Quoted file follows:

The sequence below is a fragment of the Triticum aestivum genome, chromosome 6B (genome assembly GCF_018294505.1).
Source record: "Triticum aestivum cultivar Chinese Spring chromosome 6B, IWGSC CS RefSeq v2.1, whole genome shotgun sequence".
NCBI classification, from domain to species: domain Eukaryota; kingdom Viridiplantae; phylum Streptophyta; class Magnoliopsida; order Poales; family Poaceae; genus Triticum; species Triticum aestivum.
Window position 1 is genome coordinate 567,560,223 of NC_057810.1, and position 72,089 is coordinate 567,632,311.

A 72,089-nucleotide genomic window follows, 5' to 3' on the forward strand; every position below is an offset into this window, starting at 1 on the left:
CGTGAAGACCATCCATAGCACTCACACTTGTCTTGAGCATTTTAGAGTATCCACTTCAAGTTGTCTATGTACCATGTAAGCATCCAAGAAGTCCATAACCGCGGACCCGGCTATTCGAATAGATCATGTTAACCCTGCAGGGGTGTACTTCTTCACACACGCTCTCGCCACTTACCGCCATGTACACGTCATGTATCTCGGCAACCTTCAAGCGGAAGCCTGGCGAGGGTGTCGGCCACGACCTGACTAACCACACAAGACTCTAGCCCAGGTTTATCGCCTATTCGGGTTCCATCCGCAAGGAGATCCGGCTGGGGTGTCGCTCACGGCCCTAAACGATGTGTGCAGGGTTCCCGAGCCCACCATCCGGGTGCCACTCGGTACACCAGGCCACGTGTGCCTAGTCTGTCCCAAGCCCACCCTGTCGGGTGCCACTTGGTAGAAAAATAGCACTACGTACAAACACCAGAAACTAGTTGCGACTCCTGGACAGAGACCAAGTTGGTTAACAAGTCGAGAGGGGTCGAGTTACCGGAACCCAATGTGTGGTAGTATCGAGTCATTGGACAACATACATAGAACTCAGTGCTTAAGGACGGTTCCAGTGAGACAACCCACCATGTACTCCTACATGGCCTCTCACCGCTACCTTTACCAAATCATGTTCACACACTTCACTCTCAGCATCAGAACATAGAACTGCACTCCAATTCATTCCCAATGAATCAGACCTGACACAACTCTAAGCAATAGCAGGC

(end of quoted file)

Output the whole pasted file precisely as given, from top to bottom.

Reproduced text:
The sequence below is a fragment of the Triticum aestivum genome, chromosome 6B (genome assembly GCF_018294505.1).
Source record: "Triticum aestivum cultivar Chinese Spring chromosome 6B, IWGSC CS RefSeq v2.1, whole genome shotgun sequence".
NCBI classification, from domain to species: domain Eukaryota; kingdom Viridiplantae; phylum Streptophyta; class Magnoliopsida; order Poales; family Poaceae; genus Triticum; species Triticum aestivum.
Window position 1 is genome coordinate 567,560,223 of NC_057810.1, and position 72,089 is coordinate 567,632,311.

A 72,089-nucleotide genomic window follows, 5' to 3' on the forward strand; every position below is an offset into this window, starting at 1 on the left:
CGTGAAGACCATCCATAGCACTCACACTTGTCTTGAGCATTTTAGAGTATCCACTTCAAGTTGTCTATGTACCATGTAAGCATCCAAGAAGTCCATAACCGCGGACCCGGCTATTCGAATAGATCATGTTAACCCTGCAGGGGTGTACTTCTTCACACACGCTCTCGCCACTTACCGCCATGTACACGTCATGTATCTCGGCAACCTTCAAGCGGAAGCCTGGCGAGGGTGTCGGCCACGACCTGACTAACCACACAAGACTCTAGCCCAGGTTTATCGCCTATTCGGGTTCCATCCGCAAGGAGATCCGGCTGGGGTGTCGCTCACGGCCCTAAACGATGTGTGCAGGGTTCCCGAGCCCACCATCCGGGTGCCACTCGGTACACCAGGCCACGTGTGCCTAGTCTGTCCCAAGCCCACCCTGTCGGGTGCCACTTGGTAGAAAAATAGCACTACGTACAAACACCAGAAACTAGTTGCGACTCCTGGACAGAGACCAAGTTGGTTAACAAGTCGAGAGGGGTCGAGTTACCGGAACCCAATGTGTGGTAGTATCGAGTCATTGGACAACATACATAGAACTCAGTGCTTAAGGACGGTTCCAGTGAGACAACCCACCATGTACTCCTACATGGCCTCTCACCGCTACCTTTACCAAATCATGTTCACACACTTCACTCTCAGCATCAGAACATAGAACTGCACTCCAATTCATTCCCAATGAATCAGACCTGACACAACTCTAAGCAATAGCAGGC